It really pays to be an Olympian in so many countries. 🤑
If you've been watching the Games in Tokyo and wondering how much Olympic athletes get paid for winning a medal, it turns out that some countries pay their athletes a lot of money for making the podium and Canadian Olympians don't get as much in comparison.
According to Forbes, some nations don't even offer their athletes any money for winning medals at the Games, including Great Britain, New Zealand and Sweden. Here are seven countries that do give payouts to Olympians who get on the podium and how those figures compare to Canada.
United States of America
American athletes get US$37,500 for gold medals at the Olympics, US$22,500 for silver, US$15,000 for bronze. That's about $46,700, $28,000 and $18,700, respectively, in Canadian dollars and is quite a few thousand more than athletes here get.
Olympians from Malaysia get 1 million ringgits (about CA$294,700) for gold, 300,000 ringgits (CA$88,400) for silver and 100,000 ringgits (CA$29,400) for bronze. Also, there are monthly allowances of 5,000 ringgits (CA$1,400) for gold, 3,000 ringgits (CA$880) for silver and 2,000 ringgits (CA$580) for bronze.
Brazilian Olympic gold medalists at individual events in Tokyo get 250,000 Brazilian reals (about CA$59,800); silver medalists get 150,000 Brazilian reals (CA$35,900) and bronze medalists get 100,000 Brazilian reals (CA$23,900).
Teams with up to six athletes get larger payouts that have to be divided up between athletes. There are 500,000 Brazilian reals (CA$119,700) for gold, 300,000 Brazilian reals (CA$71,800) for silver, and 200,000 Brazilian reals (CA$47,900) for bronze.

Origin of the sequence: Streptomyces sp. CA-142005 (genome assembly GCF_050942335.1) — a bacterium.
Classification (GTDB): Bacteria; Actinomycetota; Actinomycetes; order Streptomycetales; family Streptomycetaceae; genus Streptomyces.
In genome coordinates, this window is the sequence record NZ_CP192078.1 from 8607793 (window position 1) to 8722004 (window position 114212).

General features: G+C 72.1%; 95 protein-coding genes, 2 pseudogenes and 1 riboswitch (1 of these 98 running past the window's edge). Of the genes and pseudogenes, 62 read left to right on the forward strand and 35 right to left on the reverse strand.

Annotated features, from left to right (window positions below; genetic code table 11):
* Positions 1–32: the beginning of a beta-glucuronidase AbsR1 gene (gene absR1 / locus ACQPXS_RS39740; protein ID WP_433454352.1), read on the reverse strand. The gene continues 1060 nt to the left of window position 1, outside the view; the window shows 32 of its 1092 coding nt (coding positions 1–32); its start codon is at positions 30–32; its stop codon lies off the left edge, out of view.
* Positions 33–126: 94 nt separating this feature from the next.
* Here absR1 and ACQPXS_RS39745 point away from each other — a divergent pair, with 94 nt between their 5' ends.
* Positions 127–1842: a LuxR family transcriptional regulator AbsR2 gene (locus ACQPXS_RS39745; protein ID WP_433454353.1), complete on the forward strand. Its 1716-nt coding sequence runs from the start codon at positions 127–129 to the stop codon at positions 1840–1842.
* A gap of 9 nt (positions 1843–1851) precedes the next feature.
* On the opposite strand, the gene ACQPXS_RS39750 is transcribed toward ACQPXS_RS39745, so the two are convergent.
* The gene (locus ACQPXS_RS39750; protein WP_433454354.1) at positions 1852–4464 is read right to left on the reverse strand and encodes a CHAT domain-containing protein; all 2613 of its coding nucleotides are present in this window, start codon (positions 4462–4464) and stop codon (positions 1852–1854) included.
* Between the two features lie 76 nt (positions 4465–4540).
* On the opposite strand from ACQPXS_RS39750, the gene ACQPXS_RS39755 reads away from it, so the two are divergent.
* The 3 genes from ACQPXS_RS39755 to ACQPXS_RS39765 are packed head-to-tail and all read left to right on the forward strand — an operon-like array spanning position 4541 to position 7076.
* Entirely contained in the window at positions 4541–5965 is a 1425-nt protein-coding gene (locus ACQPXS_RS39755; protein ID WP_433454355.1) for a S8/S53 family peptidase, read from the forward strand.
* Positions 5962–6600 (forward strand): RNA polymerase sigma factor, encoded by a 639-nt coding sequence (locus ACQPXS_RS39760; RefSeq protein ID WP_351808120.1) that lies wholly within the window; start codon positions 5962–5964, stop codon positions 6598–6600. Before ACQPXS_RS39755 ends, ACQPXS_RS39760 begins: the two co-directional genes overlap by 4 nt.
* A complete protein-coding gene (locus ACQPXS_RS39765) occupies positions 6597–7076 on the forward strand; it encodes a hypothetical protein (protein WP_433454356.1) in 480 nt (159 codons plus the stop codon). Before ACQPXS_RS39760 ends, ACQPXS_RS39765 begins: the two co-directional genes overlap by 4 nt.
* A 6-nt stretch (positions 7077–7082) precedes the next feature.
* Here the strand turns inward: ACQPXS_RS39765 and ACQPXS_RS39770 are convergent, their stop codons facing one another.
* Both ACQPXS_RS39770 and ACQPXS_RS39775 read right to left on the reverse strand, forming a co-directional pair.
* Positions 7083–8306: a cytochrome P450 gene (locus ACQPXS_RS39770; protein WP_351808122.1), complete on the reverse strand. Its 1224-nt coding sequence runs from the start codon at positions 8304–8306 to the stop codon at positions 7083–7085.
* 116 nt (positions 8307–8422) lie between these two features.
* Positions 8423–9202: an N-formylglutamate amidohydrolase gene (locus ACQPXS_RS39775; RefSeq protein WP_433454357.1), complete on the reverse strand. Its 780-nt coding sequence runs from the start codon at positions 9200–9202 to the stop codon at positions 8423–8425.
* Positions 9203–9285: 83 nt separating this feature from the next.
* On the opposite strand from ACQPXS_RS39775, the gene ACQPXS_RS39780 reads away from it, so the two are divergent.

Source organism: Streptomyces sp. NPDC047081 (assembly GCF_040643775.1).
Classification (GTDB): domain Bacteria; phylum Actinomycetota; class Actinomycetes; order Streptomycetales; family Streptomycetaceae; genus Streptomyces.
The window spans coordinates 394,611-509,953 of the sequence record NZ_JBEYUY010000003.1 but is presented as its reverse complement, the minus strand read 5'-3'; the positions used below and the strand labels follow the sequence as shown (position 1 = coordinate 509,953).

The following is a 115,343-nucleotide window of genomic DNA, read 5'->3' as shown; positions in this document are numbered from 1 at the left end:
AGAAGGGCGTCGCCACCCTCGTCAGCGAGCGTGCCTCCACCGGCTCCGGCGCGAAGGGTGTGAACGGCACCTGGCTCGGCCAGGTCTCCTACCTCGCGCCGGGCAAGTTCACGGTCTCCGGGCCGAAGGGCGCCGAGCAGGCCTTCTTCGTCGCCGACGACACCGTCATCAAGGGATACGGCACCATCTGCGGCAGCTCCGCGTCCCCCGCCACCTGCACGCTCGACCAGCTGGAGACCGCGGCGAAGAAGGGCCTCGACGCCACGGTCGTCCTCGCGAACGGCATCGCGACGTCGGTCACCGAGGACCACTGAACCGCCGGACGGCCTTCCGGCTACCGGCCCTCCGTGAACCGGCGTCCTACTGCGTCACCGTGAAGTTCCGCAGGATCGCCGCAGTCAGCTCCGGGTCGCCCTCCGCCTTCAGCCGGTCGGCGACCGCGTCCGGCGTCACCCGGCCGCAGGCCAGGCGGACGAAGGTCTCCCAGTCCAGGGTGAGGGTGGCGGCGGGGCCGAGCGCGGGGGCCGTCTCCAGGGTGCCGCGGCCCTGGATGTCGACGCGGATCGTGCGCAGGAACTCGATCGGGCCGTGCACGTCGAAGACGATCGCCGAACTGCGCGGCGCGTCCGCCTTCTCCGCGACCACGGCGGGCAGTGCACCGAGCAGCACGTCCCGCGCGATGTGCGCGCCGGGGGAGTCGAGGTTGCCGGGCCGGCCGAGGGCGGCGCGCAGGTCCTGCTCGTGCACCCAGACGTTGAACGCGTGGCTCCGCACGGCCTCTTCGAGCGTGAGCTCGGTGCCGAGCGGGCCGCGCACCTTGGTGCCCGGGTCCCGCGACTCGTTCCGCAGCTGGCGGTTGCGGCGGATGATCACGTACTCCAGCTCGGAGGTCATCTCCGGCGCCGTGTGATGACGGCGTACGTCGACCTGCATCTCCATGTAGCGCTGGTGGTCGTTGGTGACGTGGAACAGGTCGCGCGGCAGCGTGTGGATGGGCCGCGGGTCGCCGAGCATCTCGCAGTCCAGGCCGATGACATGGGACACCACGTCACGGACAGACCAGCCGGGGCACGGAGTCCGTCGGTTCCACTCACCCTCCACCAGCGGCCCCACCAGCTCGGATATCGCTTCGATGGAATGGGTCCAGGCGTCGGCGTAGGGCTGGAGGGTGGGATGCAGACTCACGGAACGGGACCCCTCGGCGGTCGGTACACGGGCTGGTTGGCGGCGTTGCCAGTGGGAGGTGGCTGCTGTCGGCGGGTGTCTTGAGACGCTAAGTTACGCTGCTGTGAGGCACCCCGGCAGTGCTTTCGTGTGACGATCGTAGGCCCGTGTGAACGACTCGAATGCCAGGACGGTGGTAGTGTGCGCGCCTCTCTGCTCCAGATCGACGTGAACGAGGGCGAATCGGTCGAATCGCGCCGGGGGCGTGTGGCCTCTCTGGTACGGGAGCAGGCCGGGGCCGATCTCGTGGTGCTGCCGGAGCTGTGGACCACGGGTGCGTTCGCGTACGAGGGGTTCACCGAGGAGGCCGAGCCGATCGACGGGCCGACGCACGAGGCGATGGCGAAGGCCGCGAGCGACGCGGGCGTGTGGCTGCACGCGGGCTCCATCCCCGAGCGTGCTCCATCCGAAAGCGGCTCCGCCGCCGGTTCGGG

For bigger team sports, athletes split 750,000 Brazilian reals (CA$179,600) for gold, 450,000 Brazilian reals (CA$107,700) for silver, and 300,000 Brazilian reals (CA$71,800) for bronze.
Italy is giving athletes 180,000 euros for gold, 90,000 euros for silver, and 60,000 euros for bronze at the Tokyo Olympic Games. That works out to about $266,500, $133,200 and $88,800, respectively, in Canadian dollars.
Singapore's rewards for winning Olympians blow Canada's figures out of the water.
For individual events, athletes get SG$1 million (about CA$921,200) for gold, SG$500,000 (CA$460,600) for silver and SG$250,000 (CA$230,300) for bronze.
For team events like athletics relay, badminton doubles, swimming relay, tennis doubles and beach volleyball, gold medalists split SG$1.5 million (CA$1,381,900), silver medalists get SG$750,000 (CA$690,900 and bronze medalists get SG$375,000 (CA$345,400).
Athletes who win a team sport like basketball, soccer, softball, rugby and water polo split SG$2 million (CA$1,842,500) for gold, SG$1 million (CA$921,200) for silver, SG$500,000 (CA$460,600) for bronze.
Australia's payouts are actually worth less than Canada's. The amounts for the summer Olympic Games are AU$20,000 (CA$18,300) for gold, AU$15,000 (CA$13,700) for silver and AU$10,000 (CA$9,100) for bronze.
While Estonia doesn't give out cheques every time an athlete takes the podium at the Games like other countries do, all Olympic gold medalists get a lifetime allowance of 4,600 euros (CA$6,800) per year for life, 2,700 euros (CA$3,900) for silver and 2,350 euros (CA$3,400) for bronze. When they reach retirement age, more money is added!
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